The 340B program was designed to increase access to medicines for vulnerable or uninsured patients through safety-net facilities, but all signs point to 340B doing the opposite – distorting the market and increasing health care costs for everyone while at the same time generating record levels of profit for hospitals. Claiming that 340B operates at no cost for Americans seems a bit disingenuous.
This week on Fact Check Friday, we are setting the record straight. Here are three ways 340B is currently leading to higher health care costs for Americans:
1. The 340B program incentivizes hospitals to drive up treatment costs to increase their profits
Current rules enable participating hospitals to make a profit by dispensing 340B medicines that were obtained at a discounted rate, requesting reimbursement at the non-discounted rate and then pocketing the difference between the two rates. This means there is an opportunity for 340B hospitals to obtain higher profit margins when they administer more expensive drugs, and independent economists have called attention to the fact that 340B may lead prescribing at participating hospitals to “shift toward more expensive drugs because profit margins will in general be larger.”
2. The 340B program is driving the shift of treatment to more expensive sites of care
A major trend among 340B hospitals is purchasing or acquiring community-based physician practices. Hospitals can then expand the reach of the 340B program and bring in more profit by registering these entities as their offsite outpatient sites. Patients with commercial insurance often are forced to pay more for medicines provided at hospitals or these hospital-owned physician practices than at a community physician office, and a recent analysis confirmed that 340B is driving patients to more expensive hospitals settings for physician-administered medicines. Furthermore, a white paper by the University of Minnesota notes that 340B “will ultimately end up increasing health care costs for everyone” as a result of this shift in site of care.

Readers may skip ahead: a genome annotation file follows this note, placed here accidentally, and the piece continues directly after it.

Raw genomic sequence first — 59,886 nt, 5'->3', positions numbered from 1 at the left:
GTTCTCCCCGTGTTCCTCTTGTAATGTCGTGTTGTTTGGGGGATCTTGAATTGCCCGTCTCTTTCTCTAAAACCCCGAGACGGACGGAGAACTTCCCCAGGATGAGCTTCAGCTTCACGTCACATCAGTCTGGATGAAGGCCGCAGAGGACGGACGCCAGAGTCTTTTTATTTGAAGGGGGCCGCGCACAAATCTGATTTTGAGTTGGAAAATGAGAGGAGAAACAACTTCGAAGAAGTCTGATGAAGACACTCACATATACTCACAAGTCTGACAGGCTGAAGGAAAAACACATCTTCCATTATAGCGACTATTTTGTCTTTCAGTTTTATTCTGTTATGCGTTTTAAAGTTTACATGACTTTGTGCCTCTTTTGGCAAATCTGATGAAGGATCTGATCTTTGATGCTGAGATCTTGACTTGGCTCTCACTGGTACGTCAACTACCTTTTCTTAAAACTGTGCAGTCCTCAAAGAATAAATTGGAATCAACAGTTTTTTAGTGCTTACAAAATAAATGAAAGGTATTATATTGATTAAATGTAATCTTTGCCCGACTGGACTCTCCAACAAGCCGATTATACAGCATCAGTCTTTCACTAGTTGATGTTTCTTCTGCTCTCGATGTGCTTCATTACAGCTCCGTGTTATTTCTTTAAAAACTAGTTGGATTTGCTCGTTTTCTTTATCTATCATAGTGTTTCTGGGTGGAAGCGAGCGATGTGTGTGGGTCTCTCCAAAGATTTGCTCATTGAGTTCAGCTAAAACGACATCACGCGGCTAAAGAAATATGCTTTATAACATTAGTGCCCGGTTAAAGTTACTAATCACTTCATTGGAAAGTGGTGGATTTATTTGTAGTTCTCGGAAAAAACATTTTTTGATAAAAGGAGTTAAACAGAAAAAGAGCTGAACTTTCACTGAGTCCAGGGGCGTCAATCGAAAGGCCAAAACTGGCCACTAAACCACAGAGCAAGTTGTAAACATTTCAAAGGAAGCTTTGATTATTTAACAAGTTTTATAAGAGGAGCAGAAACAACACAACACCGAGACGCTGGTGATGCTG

3. The 340B program’s year-over-year growth is contributing to higher prescription drug prices
A 2016 analysis published in the New England Journal of Medicine found that the scope of 340B is so broad for commonly infused or injected drugs that it’s likely raising prices for all consumers. With no requirement to pass discounts onto patients, 340B hospitals may be increasing out-of-pocket costs for patients who are left to pay the regular price for their medicine despite the discounted price the hospital received.
And in case you missed it: On top of all of this evidence of 340B driving increased patient costs, a brand new study published this week in the New England Journal of Medicine and funded by a grant from a division of the Department of Health and Human Services concluded that “Financial gains for [340B] hospitals have not been associated with clear evidence of expanded care or lower mortality among low-income patients.”